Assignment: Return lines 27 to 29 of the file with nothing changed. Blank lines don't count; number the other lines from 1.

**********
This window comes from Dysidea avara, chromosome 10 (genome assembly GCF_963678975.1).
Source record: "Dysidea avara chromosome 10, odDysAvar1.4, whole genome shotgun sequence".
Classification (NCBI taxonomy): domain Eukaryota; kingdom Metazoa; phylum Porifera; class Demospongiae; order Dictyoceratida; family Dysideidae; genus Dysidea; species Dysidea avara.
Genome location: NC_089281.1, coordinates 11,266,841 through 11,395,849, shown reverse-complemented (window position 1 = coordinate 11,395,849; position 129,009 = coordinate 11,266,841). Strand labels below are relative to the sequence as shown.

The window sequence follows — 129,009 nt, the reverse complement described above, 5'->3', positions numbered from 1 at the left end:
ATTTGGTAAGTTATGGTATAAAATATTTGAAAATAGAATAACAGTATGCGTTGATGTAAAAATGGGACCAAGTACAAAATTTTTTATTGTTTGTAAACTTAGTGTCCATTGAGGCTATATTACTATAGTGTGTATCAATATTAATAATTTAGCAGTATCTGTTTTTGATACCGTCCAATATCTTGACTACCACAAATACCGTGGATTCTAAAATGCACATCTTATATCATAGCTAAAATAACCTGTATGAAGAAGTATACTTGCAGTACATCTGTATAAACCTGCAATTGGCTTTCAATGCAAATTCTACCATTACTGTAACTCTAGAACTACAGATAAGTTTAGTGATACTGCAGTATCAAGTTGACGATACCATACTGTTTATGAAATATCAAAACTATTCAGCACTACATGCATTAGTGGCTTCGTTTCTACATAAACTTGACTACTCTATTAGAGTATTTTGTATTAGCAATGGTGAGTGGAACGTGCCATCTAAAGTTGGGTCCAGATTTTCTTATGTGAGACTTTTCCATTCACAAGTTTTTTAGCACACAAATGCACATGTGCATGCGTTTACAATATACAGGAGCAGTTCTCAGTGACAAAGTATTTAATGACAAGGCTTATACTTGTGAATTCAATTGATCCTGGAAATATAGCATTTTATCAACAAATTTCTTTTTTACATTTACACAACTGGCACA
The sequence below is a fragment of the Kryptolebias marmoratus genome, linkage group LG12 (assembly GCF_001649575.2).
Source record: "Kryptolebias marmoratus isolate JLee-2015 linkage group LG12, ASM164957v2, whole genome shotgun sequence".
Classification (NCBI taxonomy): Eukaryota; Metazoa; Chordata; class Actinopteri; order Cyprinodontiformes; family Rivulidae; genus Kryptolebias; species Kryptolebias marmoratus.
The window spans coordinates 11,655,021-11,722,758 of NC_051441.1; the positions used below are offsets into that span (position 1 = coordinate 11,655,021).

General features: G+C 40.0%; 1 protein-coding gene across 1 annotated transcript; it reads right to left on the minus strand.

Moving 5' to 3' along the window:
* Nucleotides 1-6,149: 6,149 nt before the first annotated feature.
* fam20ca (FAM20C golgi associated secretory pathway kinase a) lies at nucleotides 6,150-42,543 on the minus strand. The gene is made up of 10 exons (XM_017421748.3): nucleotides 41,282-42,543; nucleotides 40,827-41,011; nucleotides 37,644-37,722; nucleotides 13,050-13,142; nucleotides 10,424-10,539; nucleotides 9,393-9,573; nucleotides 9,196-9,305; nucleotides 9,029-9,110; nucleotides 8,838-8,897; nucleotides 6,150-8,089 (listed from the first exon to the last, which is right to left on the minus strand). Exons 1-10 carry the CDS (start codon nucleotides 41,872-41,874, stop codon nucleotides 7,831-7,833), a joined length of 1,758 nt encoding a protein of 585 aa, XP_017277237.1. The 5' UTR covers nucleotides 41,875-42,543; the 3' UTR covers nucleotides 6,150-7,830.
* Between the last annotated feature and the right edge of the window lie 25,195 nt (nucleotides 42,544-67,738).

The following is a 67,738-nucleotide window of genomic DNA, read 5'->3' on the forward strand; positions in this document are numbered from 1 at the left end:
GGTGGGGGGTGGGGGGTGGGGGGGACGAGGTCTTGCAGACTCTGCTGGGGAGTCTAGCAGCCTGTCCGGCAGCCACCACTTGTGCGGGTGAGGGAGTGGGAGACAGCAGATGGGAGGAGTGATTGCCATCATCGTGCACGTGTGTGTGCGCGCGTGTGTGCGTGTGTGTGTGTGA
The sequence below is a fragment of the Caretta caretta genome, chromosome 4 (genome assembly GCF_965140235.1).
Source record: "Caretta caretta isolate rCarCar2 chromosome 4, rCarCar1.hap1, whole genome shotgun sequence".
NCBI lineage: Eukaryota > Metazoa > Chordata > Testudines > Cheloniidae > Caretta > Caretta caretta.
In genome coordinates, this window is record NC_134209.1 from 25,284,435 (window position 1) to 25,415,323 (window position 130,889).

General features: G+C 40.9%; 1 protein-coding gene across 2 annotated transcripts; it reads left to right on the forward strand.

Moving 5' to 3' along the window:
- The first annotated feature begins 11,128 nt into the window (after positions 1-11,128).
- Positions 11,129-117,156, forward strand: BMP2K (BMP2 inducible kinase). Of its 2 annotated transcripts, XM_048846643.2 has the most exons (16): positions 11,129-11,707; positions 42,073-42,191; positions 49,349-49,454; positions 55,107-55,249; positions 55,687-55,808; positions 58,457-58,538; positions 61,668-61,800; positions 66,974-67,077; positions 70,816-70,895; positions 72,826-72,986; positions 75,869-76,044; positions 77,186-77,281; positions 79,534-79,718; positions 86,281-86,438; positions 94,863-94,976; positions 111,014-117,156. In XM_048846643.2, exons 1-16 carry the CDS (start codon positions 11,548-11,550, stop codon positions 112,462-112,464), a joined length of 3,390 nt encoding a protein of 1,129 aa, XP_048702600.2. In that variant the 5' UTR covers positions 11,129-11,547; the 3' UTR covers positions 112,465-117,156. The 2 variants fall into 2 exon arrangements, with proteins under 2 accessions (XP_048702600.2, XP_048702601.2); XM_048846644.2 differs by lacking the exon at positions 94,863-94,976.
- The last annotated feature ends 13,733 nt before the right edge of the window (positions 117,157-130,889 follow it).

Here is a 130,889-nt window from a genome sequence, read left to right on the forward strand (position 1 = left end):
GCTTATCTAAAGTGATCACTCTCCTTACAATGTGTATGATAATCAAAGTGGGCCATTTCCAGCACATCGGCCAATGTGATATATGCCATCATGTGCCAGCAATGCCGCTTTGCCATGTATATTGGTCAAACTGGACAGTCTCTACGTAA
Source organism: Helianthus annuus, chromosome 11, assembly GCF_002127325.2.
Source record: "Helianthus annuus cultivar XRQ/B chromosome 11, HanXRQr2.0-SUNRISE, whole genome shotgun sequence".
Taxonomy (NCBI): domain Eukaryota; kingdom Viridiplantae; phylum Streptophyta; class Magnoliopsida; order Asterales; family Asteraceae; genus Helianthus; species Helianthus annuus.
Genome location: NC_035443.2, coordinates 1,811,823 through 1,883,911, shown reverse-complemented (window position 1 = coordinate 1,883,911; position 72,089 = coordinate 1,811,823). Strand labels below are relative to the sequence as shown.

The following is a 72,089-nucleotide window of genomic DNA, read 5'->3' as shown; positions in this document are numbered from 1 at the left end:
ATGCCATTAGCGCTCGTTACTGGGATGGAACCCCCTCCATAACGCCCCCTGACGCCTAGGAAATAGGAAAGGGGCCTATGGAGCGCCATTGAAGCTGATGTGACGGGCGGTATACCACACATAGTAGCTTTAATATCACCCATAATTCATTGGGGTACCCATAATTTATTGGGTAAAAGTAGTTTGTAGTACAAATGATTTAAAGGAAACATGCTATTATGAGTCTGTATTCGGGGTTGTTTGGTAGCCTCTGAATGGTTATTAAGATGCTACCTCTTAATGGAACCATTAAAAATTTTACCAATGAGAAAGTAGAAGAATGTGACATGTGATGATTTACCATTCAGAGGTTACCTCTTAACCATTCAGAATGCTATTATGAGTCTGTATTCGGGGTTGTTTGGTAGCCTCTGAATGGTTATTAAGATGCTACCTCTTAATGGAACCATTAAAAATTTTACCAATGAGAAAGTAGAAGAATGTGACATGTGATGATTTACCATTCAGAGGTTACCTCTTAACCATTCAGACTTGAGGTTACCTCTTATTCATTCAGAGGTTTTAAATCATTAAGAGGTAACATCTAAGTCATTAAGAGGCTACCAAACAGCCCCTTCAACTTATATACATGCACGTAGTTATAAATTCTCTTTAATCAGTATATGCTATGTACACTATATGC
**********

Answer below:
Here is a 130,889-nt window from a genome sequence, read left to right on the forward strand (position 1 = left end):
GCTTATCTAAAGTGATCACTCTCCTTACAATGTGTATGATAATCAAAGTGGGCCATTTCCAGCACATCGGCCAATGTGATATATGCCATCATGTGCCAGCAATGCCGCTTTGCCATGTATATTGGTCAAACTGGACAGTCTCTACGTAA
Source organism: Helianthus annuus, chromosome 11, assembly GCF_002127325.2.